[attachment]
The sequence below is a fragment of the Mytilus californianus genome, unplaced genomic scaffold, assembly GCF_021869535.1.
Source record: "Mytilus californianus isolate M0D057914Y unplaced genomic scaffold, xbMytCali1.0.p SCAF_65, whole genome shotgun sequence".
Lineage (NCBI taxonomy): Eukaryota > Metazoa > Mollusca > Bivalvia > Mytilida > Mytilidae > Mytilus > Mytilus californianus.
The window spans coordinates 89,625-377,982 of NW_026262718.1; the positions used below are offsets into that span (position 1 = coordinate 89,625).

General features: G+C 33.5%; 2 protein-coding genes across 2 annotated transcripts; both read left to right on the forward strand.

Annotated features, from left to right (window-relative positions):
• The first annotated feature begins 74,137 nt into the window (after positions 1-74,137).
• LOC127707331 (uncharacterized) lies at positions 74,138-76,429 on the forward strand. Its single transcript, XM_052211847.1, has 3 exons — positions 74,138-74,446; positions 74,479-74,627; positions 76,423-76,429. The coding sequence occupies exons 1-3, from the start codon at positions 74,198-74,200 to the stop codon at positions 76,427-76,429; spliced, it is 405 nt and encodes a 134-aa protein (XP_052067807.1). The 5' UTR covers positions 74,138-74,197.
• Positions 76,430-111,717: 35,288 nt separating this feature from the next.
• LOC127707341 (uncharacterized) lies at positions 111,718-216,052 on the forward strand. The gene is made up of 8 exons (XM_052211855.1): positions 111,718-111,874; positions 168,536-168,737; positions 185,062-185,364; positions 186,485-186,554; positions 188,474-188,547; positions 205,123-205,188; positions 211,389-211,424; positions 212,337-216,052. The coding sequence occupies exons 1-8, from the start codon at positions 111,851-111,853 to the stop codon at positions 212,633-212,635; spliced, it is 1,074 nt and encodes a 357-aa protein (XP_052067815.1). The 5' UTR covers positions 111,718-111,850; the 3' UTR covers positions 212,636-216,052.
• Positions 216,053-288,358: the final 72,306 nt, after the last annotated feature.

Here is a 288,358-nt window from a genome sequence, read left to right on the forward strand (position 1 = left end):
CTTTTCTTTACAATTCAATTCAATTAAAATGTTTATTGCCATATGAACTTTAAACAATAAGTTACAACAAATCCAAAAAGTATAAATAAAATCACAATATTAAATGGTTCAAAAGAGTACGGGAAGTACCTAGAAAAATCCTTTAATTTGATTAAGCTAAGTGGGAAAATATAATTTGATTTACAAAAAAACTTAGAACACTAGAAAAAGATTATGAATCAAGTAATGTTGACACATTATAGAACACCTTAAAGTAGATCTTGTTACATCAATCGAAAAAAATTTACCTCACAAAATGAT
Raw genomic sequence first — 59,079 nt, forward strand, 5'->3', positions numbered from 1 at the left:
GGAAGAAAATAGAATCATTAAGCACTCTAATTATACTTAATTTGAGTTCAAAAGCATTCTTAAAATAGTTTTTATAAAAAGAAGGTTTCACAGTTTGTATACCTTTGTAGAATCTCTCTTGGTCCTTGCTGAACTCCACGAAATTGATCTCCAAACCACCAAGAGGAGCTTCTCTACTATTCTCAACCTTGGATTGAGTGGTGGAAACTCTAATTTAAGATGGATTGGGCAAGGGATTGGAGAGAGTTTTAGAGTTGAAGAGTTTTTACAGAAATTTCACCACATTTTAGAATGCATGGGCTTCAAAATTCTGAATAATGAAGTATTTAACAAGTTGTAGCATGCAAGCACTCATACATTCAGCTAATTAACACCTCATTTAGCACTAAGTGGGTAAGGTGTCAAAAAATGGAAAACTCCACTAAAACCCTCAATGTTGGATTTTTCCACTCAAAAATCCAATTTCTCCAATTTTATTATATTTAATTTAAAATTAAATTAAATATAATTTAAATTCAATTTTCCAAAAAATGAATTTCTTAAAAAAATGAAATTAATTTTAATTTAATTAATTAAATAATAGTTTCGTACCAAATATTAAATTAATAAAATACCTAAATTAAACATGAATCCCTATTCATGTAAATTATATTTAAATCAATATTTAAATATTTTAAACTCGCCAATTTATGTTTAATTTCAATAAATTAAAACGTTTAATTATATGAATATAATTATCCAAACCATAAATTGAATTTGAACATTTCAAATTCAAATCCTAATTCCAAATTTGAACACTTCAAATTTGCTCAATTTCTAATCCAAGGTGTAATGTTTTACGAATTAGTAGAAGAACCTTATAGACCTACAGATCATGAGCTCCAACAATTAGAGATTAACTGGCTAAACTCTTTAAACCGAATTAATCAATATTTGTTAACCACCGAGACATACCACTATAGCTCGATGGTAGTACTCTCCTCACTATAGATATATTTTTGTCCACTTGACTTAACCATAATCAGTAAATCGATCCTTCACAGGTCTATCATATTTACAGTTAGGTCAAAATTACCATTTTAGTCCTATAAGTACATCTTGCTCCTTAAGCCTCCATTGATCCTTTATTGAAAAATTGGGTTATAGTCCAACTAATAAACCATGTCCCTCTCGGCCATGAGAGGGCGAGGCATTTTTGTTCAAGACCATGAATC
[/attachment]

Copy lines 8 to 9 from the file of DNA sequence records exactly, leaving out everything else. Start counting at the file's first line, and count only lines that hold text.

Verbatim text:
• LOC127707331 (uncharacterized) lies at positions 74,138-76,429 on the forward strand. Its single transcript, XM_052211847.1, has 3 exons — positions 74,138-74,446; positions 74,479-74,627; positions 76,423-76,429. The coding sequence occupies exons 1-3, from the start codon at positions 74,198-74,200 to the stop codon at positions 76,427-76,429; spliced, it is 405 nt and encodes a 134-aa protein (XP_052067807.1). The 5' UTR covers positions 74,138-74,197.
• Positions 76,430-111,717: 35,288 nt separating this feature from the next.